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Parallel Parking and National Security Parallel Parking and National Security
by Prof. Michael R. Czinkota
2015-06-23 09:19:56
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park01_400The other day the local news reported that the state of Maryland has dropped parallel parking from its driver’s test. A Maryland spokesperson explained that the requirement is “redundant” with other tests. However, parallel parking separates the wheat from the chaff. Most people who fail the test do so because of the parallel parking burden. From now on, without such requirement, more people will pass the test. A triumph of better driving? I don’t think so!

More licenses don’t mean that new drivers are more capable. The test is only an indicator for what is being tested. Dropping elements of a test may simplify a process but may not contribute to safer roads. If parallel parking is “redundant” and the skills are already included in other requirements, how come people fail the redundant part? If a student knows the answer to 1+2 but not to 3+5, can the math teacher pass that student? Imagine the consequence of allowing unqualified drivers on the road. This is much more serious than failed math students doing cashier work.

The debate of continuing the National Security Agency’s telephone metadata collection program for terrorism surveillance is similar. It has been argued for years whether the program contributes to national security at a price of privacy concerns. Can the program’s insights really prevent terrorist attacks when terrorists and their supporters use a medley of communication tools. For example, whatsApp, SnapChat, RedPhone are new communication methods which don’t rely on phone lines but rather on internet connections. Can government interception stay ahead of the game? Not to mention that  terrorists may ride motorcycles to  pass along information without using any hi-tech tools. Should we monitor every motorcycle for national security? It is comforting to see that the House has passed a bill to end NSA’s collection of domestic phone metadata, while substituting case-by-case searches for national security concerns.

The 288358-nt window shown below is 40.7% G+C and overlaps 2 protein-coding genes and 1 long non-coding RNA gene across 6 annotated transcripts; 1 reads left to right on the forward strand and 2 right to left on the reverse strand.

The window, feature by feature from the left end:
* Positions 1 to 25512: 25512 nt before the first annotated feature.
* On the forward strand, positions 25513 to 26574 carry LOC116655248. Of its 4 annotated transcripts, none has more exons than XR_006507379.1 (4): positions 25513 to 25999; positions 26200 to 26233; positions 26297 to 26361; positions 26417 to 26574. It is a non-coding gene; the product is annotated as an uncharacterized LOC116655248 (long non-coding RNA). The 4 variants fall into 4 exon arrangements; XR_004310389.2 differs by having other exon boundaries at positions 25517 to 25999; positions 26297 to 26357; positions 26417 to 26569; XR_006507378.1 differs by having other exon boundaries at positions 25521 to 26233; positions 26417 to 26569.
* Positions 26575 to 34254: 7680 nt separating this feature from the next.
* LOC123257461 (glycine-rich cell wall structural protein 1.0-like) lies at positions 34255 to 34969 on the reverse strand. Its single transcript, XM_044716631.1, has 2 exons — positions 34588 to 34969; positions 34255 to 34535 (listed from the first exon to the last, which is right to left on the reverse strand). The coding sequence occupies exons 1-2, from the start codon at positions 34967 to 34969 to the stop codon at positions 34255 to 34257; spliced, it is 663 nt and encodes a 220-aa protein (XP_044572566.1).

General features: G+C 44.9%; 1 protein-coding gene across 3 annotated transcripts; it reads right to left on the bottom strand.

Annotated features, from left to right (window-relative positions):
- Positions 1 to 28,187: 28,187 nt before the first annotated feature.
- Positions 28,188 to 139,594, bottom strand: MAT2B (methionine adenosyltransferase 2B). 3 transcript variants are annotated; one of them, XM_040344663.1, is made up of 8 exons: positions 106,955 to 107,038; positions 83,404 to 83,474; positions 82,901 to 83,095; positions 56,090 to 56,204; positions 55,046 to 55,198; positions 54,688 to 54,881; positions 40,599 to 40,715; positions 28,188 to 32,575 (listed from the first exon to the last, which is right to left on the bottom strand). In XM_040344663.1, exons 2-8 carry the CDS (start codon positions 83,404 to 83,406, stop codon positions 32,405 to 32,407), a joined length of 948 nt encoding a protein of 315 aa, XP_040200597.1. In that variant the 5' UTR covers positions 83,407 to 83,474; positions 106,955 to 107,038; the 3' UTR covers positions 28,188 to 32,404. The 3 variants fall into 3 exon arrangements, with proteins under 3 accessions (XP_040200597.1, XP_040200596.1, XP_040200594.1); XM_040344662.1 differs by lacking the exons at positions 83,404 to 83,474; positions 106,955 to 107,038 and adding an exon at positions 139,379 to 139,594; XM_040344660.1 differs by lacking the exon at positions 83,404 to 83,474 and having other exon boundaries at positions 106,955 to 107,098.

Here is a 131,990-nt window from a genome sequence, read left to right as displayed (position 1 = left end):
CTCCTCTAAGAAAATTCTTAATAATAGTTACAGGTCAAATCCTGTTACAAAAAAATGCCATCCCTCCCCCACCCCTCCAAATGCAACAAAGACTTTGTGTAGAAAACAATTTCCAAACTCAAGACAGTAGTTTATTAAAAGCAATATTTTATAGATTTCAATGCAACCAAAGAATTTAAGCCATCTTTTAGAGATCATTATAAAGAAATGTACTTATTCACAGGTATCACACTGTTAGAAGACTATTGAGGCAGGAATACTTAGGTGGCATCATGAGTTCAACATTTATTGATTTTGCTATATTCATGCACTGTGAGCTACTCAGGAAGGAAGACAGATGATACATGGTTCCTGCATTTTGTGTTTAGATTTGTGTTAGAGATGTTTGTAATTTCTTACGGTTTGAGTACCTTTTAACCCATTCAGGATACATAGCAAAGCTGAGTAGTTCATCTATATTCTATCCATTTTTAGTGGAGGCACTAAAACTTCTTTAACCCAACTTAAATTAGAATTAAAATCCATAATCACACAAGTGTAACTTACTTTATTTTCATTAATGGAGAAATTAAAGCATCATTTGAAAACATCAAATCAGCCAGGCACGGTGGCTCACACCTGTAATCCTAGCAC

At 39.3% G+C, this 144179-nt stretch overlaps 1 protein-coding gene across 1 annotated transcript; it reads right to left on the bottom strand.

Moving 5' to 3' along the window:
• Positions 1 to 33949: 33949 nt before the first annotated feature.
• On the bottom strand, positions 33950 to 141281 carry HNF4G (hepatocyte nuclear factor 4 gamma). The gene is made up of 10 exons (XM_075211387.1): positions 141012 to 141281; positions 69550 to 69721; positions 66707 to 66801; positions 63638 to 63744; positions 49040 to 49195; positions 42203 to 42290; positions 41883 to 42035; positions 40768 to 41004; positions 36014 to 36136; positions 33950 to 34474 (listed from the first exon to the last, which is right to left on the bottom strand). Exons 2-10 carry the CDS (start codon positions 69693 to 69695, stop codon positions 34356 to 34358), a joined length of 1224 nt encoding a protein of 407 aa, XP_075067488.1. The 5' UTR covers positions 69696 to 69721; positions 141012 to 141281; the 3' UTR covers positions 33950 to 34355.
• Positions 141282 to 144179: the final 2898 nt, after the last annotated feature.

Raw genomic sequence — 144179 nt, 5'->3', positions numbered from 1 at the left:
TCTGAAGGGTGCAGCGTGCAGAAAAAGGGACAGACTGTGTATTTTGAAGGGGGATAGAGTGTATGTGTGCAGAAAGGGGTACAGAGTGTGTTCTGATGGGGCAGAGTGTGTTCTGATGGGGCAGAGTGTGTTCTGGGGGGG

Back to driving: The new test makes unqualified drivers’ lives easier, but it also takes away options from them as well. It is similar to the problem of drivers experienced only with automatic shifts rather than those experienced with a manual transmission. Drivers trained on automatic cars only may have great difficulty driving safely in Europe when they get a car with a manual transmission,  which is typical for rentals. More skills can help us handle more kinds of situations, and therefore, make our life and that of others easier.

Technologies such as backup cameras may help drivers prevent careless accidents. But expected advanced technology that can make driving easier, such as self-driving vehicles is, far from maturity. Nowadays, we tend to rush into the result of innovations to the detriment of established technology. When I first moved into our newly built building about five years ago, the building was beautiful with thin TVs on the walls, automatic doors and light control sensors. However, many electrical outlets did not work.

In sum, the comfortable and easy way may be paved with good intentions, be it for learning how to drive or learning how to listen. Of course we should support innovations with good intent, but future ease may not yet work well with current reality. During the gap from now to fully adequate automation, we still need to learn how to drive and park safely, and how to intercept accurately.


Professor Michael Czinkota teaches international business at Georgetown University and is a former Deputy Assistant Secretary for Trade Information and Analysis.

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